There's something special about the second half of a marathon.  It's quite easy to think, "I've still got 13 miles to go!"  But, with a bit of mental training, it's also not too hard to tell yourself, "OK, the warm-up is over, but you have less than an easy Sunday run ahead of you!"  As with much in life, suspension of disbelief becomes the key to happiness.  The fatigue set in.  Each stile became harder to climb. The miles drifted past.  "Only around 10 to go!" became "it's down to single figures, now!" followed by "You can stay with him/her/them!" We started to climb again, as I knew we must.  Then, I could see Holyhead off to the right.  The hill loomed large in the distance, and we turned back towards the Western coastline.  Disbelief briefly dropped out of suspension.

Wait, why are we going left????

My map skills are often the source of humour, but even I know that going West when expecting to go North means something's not quite right.  I had spent a lot of time looking at the course map to make sure I understood what type of terrain we would encounter, and I knew that the course should start to head up the hill towards the finish.  But, sure enough, the markers clearly took us down the road (yes, road, again!) and away from our destination.  Apparently, there had been a course change, and I'd missed whatever notification there had been (if there had been one).

I trudged along the road at maximum speed (now very, very slow!), hoping to at least take advantage of the fast surface.  Finally, we turned back towards the hill and started the final ascent.  With nearly 26 miles done, I estimated another 28 miler and plodded upward.  When we moved off the road, the trail became a little steeper (1:5 increasing to 1:3).  At times, I had to use my hands to help haul myself over the rocks. 

26 miles down, but what a view!
On the way, I clocked 5:03 for the marathon distance, which wasn't too far away from my expectation at 13 miles. The final half mile of scrambling had taken 15 minutes, and I wasn't hopeful of picking up any pace on the descent, given the crumbly nature of the goat track we were following.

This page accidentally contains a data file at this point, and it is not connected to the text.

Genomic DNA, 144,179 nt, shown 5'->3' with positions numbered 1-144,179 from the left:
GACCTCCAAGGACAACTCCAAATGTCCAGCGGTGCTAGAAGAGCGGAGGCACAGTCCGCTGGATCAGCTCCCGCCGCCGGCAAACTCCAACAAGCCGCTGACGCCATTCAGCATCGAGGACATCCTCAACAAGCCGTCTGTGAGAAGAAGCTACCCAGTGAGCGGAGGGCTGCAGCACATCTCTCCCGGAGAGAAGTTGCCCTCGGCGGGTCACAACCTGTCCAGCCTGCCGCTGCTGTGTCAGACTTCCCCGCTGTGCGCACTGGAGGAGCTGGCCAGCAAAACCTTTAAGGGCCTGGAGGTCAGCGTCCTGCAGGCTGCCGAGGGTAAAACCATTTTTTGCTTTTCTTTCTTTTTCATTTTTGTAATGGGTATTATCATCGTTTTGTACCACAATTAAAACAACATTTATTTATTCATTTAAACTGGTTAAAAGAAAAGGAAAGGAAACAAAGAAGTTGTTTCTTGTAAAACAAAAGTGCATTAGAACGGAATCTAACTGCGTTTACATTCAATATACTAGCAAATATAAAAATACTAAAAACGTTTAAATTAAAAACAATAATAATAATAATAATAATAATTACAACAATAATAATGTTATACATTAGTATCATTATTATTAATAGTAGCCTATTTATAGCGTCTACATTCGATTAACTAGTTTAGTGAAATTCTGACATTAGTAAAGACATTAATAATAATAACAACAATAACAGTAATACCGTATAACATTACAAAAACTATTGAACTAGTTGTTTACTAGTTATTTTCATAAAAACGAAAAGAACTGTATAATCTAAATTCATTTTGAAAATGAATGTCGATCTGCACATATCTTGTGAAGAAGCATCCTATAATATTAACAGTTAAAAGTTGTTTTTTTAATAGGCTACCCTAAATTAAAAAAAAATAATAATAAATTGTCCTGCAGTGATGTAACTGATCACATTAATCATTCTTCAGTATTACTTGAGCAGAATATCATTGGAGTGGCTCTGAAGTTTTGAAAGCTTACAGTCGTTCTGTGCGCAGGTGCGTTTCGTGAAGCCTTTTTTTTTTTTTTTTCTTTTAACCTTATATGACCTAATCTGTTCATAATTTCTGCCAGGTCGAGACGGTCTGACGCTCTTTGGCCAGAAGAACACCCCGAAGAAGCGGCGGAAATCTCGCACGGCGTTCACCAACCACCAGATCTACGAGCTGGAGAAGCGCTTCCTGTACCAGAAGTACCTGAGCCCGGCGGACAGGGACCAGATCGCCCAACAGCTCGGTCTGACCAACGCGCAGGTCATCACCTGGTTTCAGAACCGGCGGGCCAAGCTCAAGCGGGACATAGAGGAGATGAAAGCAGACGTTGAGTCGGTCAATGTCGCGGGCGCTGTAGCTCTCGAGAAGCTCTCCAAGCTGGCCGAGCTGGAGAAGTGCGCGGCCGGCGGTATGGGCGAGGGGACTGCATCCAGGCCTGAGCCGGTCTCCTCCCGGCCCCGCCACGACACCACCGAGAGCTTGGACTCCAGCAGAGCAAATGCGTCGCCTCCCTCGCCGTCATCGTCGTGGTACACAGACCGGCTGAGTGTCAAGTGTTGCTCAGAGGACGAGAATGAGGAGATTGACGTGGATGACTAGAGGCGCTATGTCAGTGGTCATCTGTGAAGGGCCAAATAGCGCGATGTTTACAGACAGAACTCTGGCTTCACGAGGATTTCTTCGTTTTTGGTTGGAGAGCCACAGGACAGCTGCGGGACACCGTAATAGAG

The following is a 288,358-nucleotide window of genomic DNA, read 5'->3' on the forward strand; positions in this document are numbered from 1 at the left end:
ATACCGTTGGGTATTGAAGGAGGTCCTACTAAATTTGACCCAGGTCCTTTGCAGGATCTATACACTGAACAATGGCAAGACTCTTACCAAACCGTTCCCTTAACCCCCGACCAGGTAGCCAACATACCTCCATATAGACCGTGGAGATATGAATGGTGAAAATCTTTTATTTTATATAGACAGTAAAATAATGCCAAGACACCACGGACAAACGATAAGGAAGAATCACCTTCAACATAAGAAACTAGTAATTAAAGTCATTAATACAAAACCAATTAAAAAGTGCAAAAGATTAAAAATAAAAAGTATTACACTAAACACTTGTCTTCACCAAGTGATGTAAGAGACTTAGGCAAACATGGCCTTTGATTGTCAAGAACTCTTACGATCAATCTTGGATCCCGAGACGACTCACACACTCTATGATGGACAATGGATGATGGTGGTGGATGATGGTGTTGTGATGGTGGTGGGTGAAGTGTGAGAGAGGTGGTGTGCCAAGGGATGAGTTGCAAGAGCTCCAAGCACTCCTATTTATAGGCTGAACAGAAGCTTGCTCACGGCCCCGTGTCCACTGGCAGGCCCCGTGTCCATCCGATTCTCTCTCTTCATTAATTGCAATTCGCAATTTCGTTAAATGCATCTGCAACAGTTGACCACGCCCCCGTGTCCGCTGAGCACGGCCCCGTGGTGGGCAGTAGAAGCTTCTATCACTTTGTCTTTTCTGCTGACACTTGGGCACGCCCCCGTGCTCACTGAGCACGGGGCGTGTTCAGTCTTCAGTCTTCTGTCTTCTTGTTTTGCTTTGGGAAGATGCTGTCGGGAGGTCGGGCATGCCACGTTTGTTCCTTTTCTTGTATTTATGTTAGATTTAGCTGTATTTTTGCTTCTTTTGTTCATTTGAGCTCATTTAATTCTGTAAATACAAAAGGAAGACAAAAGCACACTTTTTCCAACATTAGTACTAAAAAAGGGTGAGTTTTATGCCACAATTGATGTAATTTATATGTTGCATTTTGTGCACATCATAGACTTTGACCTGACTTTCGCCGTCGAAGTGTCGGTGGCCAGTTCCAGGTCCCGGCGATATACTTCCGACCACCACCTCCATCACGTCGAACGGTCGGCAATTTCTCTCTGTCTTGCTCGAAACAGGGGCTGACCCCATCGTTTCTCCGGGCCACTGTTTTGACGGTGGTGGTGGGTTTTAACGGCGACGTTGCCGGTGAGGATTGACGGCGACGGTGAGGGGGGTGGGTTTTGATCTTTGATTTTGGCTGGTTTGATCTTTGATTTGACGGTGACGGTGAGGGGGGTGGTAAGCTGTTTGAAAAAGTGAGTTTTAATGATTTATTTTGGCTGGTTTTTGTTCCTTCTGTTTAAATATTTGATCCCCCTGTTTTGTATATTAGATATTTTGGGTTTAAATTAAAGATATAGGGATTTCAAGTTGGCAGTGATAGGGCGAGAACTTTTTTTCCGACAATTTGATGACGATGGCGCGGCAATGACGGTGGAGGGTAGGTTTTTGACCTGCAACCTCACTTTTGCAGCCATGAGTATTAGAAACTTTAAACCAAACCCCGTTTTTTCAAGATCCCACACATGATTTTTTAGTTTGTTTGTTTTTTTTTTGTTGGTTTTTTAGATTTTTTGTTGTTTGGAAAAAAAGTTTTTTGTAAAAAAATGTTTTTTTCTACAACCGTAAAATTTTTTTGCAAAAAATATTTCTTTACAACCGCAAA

The mist was settling in as we reached the top.

 The first half mile down still took 10 minutes.  My knees refused to work properly on the equally steep scramble to the final trail.  As the rough track evened out, I was able to move from a hobble to a fast plod.  My body had had enough, and I couldn't even break into a proper run as I approached the line. 

I had finished, I wasn't last, and my leg hadn't bothered me at all.  Considering the state I'd been in before the race, I chalked it up as a success and went hunting for Nic.  She'd finished well in her "half marathon" (15.5 miles for her), and was at the car about half a mile away getting warm gear together for me. 

How did the Travel Lodge know I'd need this to get in and out of the shower?
In a break with tradition, we had Chinese take-out for our celebratory dinner (Holyhead doesn't seem to do restaurants).  I found out later that there had been a last-minute problem with access rights to one of the paths, thereby causing the extra road sections to find our way to the trailhead up the hill.  I'm not sure I would rank this as one of the most spectacular of runs.  Some of the scenery was amazing, to be sure, but there was an awful lot of road on this course.  As courses go, I'd say it was the least challenging I've done yet.  As races go, it was easily the most difficult.  I spent most of the time feeling the extra recovery time and extra Christmas goodies.  Hopefully, I'll be able to get some more quality training in before the next one in February.  Oh, and another lesson learned: when Gary asks us if we have any questions at the briefing, always double-check to find out just how many last-minute deviations they've added!

Sunday night and Monday morning, we enjoyed the luxuries of a mini spa break!

1 comment:

  1. What a lovely write up. You are a true scholar. Not many could make that couse sound gorgeous.